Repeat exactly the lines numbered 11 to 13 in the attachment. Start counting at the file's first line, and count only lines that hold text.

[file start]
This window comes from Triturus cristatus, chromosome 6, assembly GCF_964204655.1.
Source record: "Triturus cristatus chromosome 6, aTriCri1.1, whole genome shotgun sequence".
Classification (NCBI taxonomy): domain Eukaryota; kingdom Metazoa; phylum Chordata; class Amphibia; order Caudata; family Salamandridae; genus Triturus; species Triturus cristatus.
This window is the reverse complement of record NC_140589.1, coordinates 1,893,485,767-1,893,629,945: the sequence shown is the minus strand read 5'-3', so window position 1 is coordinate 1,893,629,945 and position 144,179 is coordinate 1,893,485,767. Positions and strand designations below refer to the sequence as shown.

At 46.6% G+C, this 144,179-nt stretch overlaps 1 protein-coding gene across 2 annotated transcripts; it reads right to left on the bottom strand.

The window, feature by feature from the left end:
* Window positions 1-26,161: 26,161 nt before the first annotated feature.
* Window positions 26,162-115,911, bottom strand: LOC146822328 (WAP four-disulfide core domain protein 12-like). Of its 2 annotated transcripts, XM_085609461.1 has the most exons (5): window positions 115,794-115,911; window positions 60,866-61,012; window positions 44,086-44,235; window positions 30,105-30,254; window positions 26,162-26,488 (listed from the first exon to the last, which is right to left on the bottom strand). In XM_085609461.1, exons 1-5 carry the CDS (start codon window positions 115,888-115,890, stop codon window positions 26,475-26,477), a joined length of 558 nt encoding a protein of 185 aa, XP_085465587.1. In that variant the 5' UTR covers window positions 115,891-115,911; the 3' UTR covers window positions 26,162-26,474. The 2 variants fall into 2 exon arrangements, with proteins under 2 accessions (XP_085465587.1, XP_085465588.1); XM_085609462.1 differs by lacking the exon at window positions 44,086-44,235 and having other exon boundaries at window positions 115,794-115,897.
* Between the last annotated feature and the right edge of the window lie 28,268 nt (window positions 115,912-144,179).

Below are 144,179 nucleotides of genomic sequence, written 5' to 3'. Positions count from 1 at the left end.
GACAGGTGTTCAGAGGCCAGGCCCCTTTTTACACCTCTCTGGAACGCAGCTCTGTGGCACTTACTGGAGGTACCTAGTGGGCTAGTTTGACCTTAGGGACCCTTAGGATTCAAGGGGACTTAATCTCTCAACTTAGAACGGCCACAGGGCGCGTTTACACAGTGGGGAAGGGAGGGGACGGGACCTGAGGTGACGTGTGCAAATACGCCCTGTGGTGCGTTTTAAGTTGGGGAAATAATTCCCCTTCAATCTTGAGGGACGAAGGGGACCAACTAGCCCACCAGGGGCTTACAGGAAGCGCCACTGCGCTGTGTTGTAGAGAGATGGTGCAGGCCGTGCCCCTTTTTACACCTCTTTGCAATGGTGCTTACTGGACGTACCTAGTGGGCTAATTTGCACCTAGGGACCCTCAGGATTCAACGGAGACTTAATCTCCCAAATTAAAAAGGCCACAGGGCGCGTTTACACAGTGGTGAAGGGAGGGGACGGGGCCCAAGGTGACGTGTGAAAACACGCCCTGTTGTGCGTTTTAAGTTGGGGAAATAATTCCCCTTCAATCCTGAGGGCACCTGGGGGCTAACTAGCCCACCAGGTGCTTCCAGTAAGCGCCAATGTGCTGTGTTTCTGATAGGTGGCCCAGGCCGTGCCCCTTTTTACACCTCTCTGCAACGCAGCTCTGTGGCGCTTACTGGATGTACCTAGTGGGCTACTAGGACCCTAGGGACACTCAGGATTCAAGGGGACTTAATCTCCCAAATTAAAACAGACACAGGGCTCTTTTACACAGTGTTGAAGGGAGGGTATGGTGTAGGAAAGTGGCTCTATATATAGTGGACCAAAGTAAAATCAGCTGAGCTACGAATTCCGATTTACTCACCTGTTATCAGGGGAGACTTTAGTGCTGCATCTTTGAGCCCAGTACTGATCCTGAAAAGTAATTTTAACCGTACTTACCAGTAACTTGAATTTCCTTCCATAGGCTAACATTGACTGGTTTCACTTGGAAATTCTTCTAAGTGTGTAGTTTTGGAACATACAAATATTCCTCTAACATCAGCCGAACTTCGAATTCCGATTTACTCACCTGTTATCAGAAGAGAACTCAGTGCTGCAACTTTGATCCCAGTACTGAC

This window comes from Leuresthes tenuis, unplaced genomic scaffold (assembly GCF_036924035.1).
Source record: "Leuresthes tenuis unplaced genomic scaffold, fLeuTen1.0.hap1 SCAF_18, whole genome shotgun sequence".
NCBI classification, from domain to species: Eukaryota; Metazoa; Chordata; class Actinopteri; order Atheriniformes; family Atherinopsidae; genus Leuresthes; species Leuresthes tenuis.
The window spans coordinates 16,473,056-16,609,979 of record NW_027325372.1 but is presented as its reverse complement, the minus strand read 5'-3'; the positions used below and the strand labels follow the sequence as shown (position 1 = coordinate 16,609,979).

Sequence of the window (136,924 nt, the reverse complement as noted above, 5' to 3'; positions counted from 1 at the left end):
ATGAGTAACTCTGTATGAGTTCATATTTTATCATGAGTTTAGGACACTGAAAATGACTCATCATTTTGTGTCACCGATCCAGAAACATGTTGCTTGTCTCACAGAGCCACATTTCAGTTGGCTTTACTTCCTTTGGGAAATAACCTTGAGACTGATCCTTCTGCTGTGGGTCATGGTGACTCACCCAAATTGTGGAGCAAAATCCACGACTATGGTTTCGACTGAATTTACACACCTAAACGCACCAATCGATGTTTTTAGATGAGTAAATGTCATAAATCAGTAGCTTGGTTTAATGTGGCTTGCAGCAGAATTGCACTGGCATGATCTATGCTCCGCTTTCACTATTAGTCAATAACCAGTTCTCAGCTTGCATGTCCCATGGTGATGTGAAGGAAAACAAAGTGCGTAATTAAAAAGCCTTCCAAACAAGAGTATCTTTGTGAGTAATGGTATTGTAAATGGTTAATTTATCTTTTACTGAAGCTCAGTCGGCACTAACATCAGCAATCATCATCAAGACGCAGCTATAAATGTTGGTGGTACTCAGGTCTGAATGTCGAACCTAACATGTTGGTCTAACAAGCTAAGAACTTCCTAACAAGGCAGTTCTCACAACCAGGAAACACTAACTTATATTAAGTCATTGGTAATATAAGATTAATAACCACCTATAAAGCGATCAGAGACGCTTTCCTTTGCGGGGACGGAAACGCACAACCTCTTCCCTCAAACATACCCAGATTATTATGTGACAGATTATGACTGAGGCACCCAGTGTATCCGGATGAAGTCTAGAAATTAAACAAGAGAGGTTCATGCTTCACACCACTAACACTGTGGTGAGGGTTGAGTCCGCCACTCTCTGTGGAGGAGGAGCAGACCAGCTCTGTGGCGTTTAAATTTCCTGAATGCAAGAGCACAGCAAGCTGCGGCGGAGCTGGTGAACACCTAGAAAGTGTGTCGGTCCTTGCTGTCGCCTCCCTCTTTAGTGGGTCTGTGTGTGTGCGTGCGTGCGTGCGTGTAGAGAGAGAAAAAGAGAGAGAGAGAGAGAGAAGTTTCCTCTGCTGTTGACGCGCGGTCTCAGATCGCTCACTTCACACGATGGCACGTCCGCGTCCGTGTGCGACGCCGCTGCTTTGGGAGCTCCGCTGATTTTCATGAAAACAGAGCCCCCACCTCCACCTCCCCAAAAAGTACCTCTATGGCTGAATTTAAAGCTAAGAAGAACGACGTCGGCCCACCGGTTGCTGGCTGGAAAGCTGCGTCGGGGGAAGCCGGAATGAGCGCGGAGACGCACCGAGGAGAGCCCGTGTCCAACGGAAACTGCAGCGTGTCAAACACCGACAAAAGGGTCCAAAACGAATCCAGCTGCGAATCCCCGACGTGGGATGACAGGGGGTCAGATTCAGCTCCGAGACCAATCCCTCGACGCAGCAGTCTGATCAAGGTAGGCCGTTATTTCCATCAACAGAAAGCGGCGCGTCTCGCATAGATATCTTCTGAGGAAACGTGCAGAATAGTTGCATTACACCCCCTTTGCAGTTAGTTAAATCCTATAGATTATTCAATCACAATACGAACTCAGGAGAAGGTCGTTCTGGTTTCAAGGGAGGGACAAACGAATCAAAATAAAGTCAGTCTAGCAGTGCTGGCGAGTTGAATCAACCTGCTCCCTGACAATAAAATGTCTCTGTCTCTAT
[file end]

GACAGGTGTTCAGAGGCCAGGCCCCTTTTTACACCTCTCTGGAACGCAGCTCTGTGGCACTTACTGGAGGTACCTAGTGGGCTAGTTTGACCTTAGGGACCCTTAGGATTCAAGGGGACTTAATCTCTCAACTTAGAACGGCCACAGGGCGCGTTTACACAGTGGGGAAGGGAGGGGACGGGACCTGAGGTGACGTGTGCAAATACGCCCTGTGGTGCGTTTTAAGTTGGGGAAATAATTCCCCTTCAATCTTGAGGGACGAAGGGGACCAACTAGCCCACCAGGGGCTTACAGGAAGCGCCACTGCGCTGTGTTGTAGAGAGATGGTGCAGGCCGTGCCCCTTTTTACACCTCTTTGCAATGGTGCTTACTGGACGTACCTAGTGGGCTAATTTGCACCTAGGGACCCTCAGGATTCAACGGAGACTTAATCTCCCAAATTAAAAAGGCCACAGGGCGCGTTTACACAGTGGTGAAGGGAGGGGACGGGGCCCAAGGTGACGTGTGAAAACACGCCCTGTTGTGCGTTTTAAGTTGGGGAAATAATTCCCCTTCAATCCTGAGGGCACCTGGGGGCTAACTAGCCCACCAGGTGCTTCCAGTAAGCGCCAATGTGCTGTGTTTCTGATAGGTGGCCCAGGCCGTGCCCCTTTTTACACCTCTCTGCAACGCAGCTCTGTGGCGCTTACTGGATGTACCTAGTGGGCTACTAGGACCCTAGGGACACTCAGGATTCAAGGGGACTTAATCTCCCAAATTAAAACAGACACAGGGCTCTTTTACACAGTGTTGAAGGGAGGGTATGGTGTAGGAAAGTGGCTCTATATATAGTGGACCAAAGTAAAATCAGCTGAGCTACGAATTCCGATTTACTCACCTGTTATCAGGGGAGACTTTAGTGCTGCATCTTTGAGCCCAGTACTGATCCTGAAAAGTAATTTTAACCGTACTTACCAGTAACTTGAATTTCCTTCCATAGGCTAACATTGACTGGTTTCACTTGGAAATTCTTCTAAGTGTGTAGTTTTGGAACATACAAATATTCCTCTAACATCAGCCGAACTTCGAATTCCGATTTACTCACCTGTTATCAGAAGAGAACTCAGTGCTGCAACTTTGATCCCAGTACTGAC

This window comes from Leuresthes tenuis, unplaced genomic scaffold (assembly GCF_036924035.1).
Source record: "Leuresthes tenuis unplaced genomic scaffold, fLeuTen1.0.hap1 SCAF_18, whole genome shotgun sequence".